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High Rydberg states of atoms and molecules
  Molecular Physics seminar

Monday 21 September 2009
from 10:15 to 12:00
at FA31
Speaker : Fréderic Merkt (ETH Zürich)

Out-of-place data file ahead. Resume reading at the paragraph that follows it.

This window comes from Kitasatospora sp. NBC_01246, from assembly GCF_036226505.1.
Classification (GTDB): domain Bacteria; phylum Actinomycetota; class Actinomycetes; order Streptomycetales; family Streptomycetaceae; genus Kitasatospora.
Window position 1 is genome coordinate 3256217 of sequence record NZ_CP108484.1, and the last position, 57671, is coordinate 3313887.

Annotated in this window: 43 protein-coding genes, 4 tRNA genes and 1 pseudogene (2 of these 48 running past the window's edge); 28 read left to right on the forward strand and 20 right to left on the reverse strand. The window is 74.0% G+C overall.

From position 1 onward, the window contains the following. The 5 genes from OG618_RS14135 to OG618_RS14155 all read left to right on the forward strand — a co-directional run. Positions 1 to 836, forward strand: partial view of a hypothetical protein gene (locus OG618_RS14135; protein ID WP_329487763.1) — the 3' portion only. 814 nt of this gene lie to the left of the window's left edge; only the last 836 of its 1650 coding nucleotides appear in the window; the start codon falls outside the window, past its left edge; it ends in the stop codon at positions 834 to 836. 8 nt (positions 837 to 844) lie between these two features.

Abstract : Rydberg states are electronically excited states, the spectral position of which can be described by Rydberg’s well-known formula [1]. Rydberg states of atoms and molecules possess very unusual physical properties which all scale as integer multiples of the principal quantum number n [2], their polarizability as n7, the van der Waals interaction between two Rydberg atoms or molecules as n11, the maximal electric dipole that can be induced by an electric field as n4, the threshold field for field ionization as n-4, the spacing between adjacent states of a given Rydberg series as n-3, the absorption cross section from the ground state as n-3, the transition moment between neighboring Rydberg states as n2, their lifetime as n3, etc. These physical properties and their rapid variation with n form the basis of a growing number of applications of Rydberg states in chemistry and physics. The talk will begin with an overview of the properties of Rydberg states and their applications in physics and chemistry. Then, the close relationship between Rydberg states, electron-ion collisions and photoionization [3] will be explained and illustrated by recent high-resolution spectroscopic investigations, using ultra-narrow VUV laser sources and millimeter-wave radiation sources, in which the role of nuclear spins in high Rydberg states, in electron-ion collisions and in photoionization could be studied in detail for the first time, both in atomic [4] and molecular [5] systems. The last part of the talk will be devoted to a description of new experiments in which we have used the large dipole moments (more than 1000 Debye) that can be induced by electric fields in high Rydberg states to control their translational motion and to generate samples of translationally cold (T < 1K) atoms and molecules [6,7]. [1] J. R. Rydberg, Z. Phys. Chem. 5, 227 (1890) [2] T. F. Gallagher, Rydberg Atoms (Cambridge University Press, Cambridge 1994) [3] Ch. Jungen (Ed.), Molecular Applications of Quantum Defect Theory (IOP Publishing, Bristol, 1996) [4] Th. A. Paul and F. Merkt, Phys. Rev. A 79, 022505 (2009) [5] H. J. Wörner, S. Mollet, Ch. Jungen and F. Merkt, Phys. Rev. A 75, 062511 (2007) [6] S. D. Hogan and F. Merkt, Phys. Rev. Lett. 100, 043001 (2008) [7] S. D. Hogan Ch. Seiler and F. Merkt, Phys. Rev. Lett. 103, 123001 (2009)

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